Continuous Build Status
|Ubuntu GPU custom ops|
TensorFlow Addons is a repository of contributions that conform to well-established API patterns, but implement new functionality not available in core TensorFlow. TensorFlow natively supports a large number of operators, layers, metrics, losses, and optimizers. However, in a fast moving field like ML, there are many interesting new developments that cannot be integrated into core TensorFlow (because their broad applicability is not yet clear, or it is mostly used by a smaller subset of the community).
The maintainers of TensorFlow Addons can be found in the CODEOWNERS file of the repo. This file is parsed and pull requests will automatically tag the owners using a bot. If you would like to maintain something, please feel free to submit a PR. We encourage multiple owners for all submodules.
TensorFlow Addons is available on PyPI for Linux, macOS, and Windows. To install the latest version, run the following:
pip install tensorflow-addons
To ensure you have a version of TensorFlow that is compatible with TensorFlow Addons,
you can specify the
tensorflow extra requirement during install:
pip install tensorflow-addons[tensorflow]
Similar extras exist for the
To use TensorFlow Addons:
import tensorflow as tf import tensorflow_addons as tfa
Python Op Compatility
TensorFlow Addons is actively working towards forward compatibility with TensorFlow 2.x.
However, there are still a few private API uses within the repository so at the moment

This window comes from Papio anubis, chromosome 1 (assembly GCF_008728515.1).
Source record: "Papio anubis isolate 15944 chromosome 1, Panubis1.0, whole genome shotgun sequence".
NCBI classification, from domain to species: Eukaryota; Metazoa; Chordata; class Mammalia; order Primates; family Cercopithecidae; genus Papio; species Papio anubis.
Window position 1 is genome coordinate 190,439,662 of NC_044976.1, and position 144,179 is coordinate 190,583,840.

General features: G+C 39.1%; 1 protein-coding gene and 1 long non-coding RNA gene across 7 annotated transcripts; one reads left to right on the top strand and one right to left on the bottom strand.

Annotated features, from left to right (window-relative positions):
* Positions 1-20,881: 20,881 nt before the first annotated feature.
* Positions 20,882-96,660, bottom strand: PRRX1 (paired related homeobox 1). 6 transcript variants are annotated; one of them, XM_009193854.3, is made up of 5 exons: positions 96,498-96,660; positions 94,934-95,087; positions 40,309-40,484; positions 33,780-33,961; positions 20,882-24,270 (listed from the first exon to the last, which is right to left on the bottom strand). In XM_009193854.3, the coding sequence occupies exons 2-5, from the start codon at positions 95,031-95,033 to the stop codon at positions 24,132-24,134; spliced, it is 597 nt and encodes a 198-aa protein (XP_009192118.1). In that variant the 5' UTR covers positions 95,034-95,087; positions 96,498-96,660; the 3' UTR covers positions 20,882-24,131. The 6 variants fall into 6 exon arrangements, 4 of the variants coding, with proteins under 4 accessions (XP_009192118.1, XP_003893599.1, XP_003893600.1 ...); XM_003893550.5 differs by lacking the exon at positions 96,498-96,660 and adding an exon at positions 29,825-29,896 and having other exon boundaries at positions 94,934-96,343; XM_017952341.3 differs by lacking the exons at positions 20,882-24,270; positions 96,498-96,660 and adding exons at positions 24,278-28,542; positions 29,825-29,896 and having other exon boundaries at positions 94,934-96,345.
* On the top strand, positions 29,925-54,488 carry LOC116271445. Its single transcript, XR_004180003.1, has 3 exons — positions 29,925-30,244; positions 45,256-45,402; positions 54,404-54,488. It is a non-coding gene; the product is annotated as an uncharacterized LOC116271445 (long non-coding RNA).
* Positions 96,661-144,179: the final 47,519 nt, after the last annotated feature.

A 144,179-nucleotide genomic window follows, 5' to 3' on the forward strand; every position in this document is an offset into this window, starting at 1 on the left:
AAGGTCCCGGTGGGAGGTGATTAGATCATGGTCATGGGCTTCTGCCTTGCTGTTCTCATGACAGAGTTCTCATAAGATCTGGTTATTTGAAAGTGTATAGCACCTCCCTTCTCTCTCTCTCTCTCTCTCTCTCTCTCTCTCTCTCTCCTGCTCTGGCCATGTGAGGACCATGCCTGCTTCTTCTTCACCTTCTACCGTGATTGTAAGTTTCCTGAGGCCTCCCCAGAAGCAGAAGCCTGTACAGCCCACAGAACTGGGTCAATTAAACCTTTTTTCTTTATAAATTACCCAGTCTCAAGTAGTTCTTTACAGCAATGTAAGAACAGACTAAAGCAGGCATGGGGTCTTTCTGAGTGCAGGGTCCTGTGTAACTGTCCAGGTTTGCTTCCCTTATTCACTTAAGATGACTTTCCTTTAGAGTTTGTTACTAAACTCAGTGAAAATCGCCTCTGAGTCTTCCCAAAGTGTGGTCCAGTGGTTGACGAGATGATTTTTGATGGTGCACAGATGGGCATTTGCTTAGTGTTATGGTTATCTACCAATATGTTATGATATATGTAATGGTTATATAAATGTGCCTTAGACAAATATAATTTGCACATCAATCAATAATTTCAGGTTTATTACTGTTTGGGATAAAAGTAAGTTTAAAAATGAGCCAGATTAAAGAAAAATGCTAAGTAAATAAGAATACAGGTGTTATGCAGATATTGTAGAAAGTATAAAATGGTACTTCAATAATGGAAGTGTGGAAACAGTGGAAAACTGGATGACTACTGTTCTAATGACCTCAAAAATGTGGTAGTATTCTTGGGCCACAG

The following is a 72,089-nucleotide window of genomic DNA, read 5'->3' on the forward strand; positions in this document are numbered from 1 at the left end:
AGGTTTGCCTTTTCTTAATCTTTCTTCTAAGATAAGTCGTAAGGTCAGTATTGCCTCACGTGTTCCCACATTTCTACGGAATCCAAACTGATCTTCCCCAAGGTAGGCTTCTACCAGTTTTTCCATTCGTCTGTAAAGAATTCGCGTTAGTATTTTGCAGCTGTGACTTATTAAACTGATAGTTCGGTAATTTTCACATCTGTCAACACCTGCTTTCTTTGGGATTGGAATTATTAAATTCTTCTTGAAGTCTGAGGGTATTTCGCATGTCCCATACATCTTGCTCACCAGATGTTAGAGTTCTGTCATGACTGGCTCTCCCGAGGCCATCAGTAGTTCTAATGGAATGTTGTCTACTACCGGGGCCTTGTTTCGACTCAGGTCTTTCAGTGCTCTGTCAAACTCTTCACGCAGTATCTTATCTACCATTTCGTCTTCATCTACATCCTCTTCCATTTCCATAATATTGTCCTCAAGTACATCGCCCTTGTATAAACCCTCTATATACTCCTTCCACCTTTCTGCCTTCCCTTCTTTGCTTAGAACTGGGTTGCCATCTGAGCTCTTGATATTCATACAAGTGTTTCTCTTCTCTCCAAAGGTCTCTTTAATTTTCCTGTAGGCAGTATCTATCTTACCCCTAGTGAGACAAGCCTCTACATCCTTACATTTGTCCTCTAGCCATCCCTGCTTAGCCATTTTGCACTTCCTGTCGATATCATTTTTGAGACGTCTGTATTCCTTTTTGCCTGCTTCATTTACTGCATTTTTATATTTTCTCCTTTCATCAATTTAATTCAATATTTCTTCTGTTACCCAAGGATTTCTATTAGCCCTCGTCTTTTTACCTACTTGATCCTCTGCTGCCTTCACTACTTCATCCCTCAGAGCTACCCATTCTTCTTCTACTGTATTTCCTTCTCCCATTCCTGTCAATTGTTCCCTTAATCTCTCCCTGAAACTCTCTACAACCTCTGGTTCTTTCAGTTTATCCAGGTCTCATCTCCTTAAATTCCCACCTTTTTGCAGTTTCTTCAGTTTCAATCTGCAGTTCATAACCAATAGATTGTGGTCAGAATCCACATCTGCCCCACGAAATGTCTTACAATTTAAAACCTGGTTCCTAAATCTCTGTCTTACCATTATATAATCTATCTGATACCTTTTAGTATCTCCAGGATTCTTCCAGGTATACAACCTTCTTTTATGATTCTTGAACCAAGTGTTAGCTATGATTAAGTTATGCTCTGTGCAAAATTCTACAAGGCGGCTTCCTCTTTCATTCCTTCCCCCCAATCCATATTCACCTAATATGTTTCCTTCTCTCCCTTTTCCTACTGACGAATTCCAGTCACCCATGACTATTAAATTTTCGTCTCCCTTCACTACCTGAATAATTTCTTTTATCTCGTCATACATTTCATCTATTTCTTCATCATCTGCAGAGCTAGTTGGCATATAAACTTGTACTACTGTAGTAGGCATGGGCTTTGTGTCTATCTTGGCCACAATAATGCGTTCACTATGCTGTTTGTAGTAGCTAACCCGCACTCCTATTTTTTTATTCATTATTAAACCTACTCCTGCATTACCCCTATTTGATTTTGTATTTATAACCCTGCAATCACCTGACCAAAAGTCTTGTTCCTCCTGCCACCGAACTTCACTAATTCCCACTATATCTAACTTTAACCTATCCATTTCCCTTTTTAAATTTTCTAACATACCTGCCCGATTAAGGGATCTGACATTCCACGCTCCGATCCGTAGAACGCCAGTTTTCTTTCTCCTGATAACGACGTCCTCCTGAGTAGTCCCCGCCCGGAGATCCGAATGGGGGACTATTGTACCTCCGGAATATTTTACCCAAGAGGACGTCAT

we can only guarantee compatibility with the TensorFlow versions which it was tested against.
Warnings will be emitted when importing
tensorflow_addons if your TensorFlow version does not match
what it was tested against.
Python Op Compatibility Matrix
|tfa-nightly||2.7, 2.8, 2.9||3.7, 3.8, 3.9, 3.10|
|tensorflow-addons-0.17.0||2.7, 2.8, 2.9||3.7, 3.8, 3.9, 3.10|
|tensorflow-addons-0.16.1||2.6, 2.7, 2.8||3.7, 3.8, 3.9, 3.10|
|tensorflow-addons-0.15.0||2.5, 2.6, 2.7||3.7, 3.8, 3.9|
|tensorflow-addons-0.14.0||2.4, 2.5, 2.6||3.6, 3.7, 3.8, 3.9|
|tensorflow-addons-0.13.0||2.3, 2.4, 2.5||3.6, 3.7, 3.8, 3.9|
|tensorflow-addons-0.12.1||2.3, 2.4||3.6, 3.7, 3.8|
|tensorflow-addons-0.11.2||2.2, 2.3||3.5, 3.6, 3.7, 3.8|
|tensorflow-addons-0.10.0||2.2||3.5, 3.6, 3.7, 3.8|
|tensorflow-addons-0.9.1||2.1, 2.2||3.5, 3.6, 3.7|
|tensorflow-addons-0.8.3||2.1||3.5, 3.6, 3.7|
|tensorflow-addons-0.7.1||2.1||2.7, 3.5, 3.6, 3.7|
|tensorflow-addons-0.6.0||2.0||2.7, 3.5, 3.6, 3.7|
C++ Custom Op Compatibility
TensorFlow C++ APIs are not stable and thus we can only guarantee compatibility with the version TensorFlow Addons was built against. It is possible custom ops will work with multiple versions of TensorFlow, but there is also a chance for segmentation faults or other problematic crashes. Warnings will be emitted when loading a custom op if your TensorFlow version does not match what it was built against.